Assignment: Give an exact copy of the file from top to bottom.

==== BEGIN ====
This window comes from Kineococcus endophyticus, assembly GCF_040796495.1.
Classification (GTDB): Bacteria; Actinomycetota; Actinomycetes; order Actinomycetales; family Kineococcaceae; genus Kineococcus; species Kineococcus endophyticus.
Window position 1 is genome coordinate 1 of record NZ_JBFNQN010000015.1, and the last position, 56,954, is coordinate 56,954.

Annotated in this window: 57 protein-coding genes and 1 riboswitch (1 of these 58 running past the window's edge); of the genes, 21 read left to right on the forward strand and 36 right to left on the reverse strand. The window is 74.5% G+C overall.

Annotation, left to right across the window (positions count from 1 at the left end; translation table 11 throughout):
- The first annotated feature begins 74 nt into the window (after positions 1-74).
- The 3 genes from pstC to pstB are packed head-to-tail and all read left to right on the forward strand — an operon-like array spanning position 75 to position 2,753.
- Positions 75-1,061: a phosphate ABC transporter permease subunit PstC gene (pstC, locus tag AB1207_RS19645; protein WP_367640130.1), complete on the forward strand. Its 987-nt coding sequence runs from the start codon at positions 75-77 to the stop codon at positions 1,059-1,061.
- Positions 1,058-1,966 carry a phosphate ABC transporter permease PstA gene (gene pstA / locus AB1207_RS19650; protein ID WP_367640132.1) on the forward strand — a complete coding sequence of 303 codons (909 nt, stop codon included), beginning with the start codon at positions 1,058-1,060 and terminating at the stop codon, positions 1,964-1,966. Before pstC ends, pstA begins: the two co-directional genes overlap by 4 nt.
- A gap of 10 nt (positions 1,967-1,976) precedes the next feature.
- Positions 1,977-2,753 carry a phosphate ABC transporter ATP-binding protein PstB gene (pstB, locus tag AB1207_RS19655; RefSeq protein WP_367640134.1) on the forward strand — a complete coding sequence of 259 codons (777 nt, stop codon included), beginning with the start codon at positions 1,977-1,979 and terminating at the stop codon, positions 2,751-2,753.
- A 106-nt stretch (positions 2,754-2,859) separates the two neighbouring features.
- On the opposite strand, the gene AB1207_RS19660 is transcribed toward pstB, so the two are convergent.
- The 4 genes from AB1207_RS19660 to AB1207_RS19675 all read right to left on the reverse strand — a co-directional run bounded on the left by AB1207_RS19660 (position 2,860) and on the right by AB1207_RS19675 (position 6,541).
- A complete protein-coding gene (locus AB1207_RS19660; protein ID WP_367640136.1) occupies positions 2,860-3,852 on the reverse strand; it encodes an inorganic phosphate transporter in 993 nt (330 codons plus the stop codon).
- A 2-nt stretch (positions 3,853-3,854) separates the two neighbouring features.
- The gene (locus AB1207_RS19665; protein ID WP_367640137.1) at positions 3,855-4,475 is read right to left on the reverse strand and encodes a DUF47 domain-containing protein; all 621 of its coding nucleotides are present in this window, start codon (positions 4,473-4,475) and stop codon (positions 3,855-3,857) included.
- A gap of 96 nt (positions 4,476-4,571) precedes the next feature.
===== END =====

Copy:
This window comes from Kineococcus endophyticus, assembly GCF_040796495.1.
Classification (GTDB): Bacteria; Actinomycetota; Actinomycetes; order Actinomycetales; family Kineococcaceae; genus Kineococcus; species Kineococcus endophyticus.
Window position 1 is genome coordinate 1 of record NZ_JBFNQN010000015.1, and the last position, 56,954, is coordinate 56,954.

Annotated in this window: 57 protein-coding genes and 1 riboswitch (1 of these 58 running past the window's edge); of the genes, 21 read left to right on the forward strand and 36 right to left on the reverse strand. The window is 74.5% G+C overall.

Annotation, left to right across the window (positions count from 1 at the left end; translation table 11 throughout):
- The first annotated feature begins 74 nt into the window (after positions 1-74).
- The 3 genes from pstC to pstB are packed head-to-tail and all read left to right on the forward strand — an operon-like array spanning position 75 to position 2,753.
- Positions 75-1,061: a phosphate ABC transporter permease subunit PstC gene (pstC, locus tag AB1207_RS19645; protein WP_367640130.1), complete on the forward strand. Its 987-nt coding sequence runs from the start codon at positions 75-77 to the stop codon at positions 1,059-1,061.
- Positions 1,058-1,966 carry a phosphate ABC transporter permease PstA gene (gene pstA / locus AB1207_RS19650; protein ID WP_367640132.1) on the forward strand — a complete coding sequence of 303 codons (909 nt, stop codon included), beginning with the start codon at positions 1,058-1,060 and terminating at the stop codon, positions 1,964-1,966. Before pstC ends, pstA begins: the two co-directional genes overlap by 4 nt.
- A gap of 10 nt (positions 1,967-1,976) precedes the next feature.
- Positions 1,977-2,753 carry a phosphate ABC transporter ATP-binding protein PstB gene (pstB, locus tag AB1207_RS19655; RefSeq protein WP_367640134.1) on the forward strand — a complete coding sequence of 259 codons (777 nt, stop codon included), beginning with the start codon at positions 1,977-1,979 and terminating at the stop codon, positions 2,751-2,753.
- A 106-nt stretch (positions 2,754-2,859) separates the two neighbouring features.
- On the opposite strand, the gene AB1207_RS19660 is transcribed toward pstB, so the two are convergent.
- The 4 genes from AB1207_RS19660 to AB1207_RS19675 all read right to left on the reverse strand — a co-directional run bounded on the left by AB1207_RS19660 (position 2,860) and on the right by AB1207_RS19675 (position 6,541).
- A complete protein-coding gene (locus AB1207_RS19660; protein ID WP_367640136.1) occupies positions 2,860-3,852 on the reverse strand; it encodes an inorganic phosphate transporter in 993 nt (330 codons plus the stop codon).
- A 2-nt stretch (positions 3,853-3,854) separates the two neighbouring features.
- The gene (locus AB1207_RS19665; protein ID WP_367640137.1) at positions 3,855-4,475 is read right to left on the reverse strand and encodes a DUF47 domain-containing protein; all 621 of its coding nucleotides are present in this window, start codon (positions 4,473-4,475) and stop codon (positions 3,855-3,857) included.
- A gap of 96 nt (positions 4,476-4,571) precedes the next feature.